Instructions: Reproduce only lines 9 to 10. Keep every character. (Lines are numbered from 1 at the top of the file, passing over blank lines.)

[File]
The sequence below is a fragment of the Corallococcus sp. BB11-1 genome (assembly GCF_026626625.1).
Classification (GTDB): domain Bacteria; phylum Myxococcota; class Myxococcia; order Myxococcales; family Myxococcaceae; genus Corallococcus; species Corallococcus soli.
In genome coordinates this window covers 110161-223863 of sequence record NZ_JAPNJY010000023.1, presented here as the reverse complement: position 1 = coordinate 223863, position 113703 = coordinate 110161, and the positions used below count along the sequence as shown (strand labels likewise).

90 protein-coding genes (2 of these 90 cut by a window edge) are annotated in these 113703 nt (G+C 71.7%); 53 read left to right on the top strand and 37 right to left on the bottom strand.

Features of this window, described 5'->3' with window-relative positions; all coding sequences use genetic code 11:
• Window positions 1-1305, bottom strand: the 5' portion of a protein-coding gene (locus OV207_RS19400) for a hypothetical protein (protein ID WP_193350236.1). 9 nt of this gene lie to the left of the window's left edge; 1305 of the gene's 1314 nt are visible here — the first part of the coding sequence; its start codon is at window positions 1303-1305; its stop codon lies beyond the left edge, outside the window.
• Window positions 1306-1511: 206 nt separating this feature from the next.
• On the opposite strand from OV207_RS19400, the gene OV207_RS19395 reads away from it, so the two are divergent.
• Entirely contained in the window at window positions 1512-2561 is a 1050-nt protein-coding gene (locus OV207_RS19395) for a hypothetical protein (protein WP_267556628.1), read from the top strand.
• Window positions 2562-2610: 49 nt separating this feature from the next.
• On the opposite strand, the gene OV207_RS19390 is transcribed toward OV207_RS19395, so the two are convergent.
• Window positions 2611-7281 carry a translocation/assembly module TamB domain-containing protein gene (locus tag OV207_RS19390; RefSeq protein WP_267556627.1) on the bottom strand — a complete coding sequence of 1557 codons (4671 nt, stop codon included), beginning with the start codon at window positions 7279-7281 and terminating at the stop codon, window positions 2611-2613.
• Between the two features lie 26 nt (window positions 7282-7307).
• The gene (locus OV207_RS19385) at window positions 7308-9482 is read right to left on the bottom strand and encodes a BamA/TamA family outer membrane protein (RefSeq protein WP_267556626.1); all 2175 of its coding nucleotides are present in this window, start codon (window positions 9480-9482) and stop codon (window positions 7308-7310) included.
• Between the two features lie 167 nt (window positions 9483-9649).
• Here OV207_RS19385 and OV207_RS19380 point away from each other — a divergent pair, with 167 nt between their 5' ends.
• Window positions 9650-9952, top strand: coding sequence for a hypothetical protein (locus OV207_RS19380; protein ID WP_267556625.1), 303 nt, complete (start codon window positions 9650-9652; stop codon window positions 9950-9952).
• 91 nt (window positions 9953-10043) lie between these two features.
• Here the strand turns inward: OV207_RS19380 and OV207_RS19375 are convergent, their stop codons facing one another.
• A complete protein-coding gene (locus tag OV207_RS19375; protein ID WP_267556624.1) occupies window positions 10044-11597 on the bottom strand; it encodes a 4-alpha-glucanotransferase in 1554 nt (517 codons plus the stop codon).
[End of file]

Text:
• Entirely contained in the window at window positions 1512-2561 is a 1050-nt protein-coding gene (locus OV207_RS19395) for a hypothetical protein (protein WP_267556628.1), read from the top strand.
• Window positions 2562-2610: 49 nt separating this feature from the next.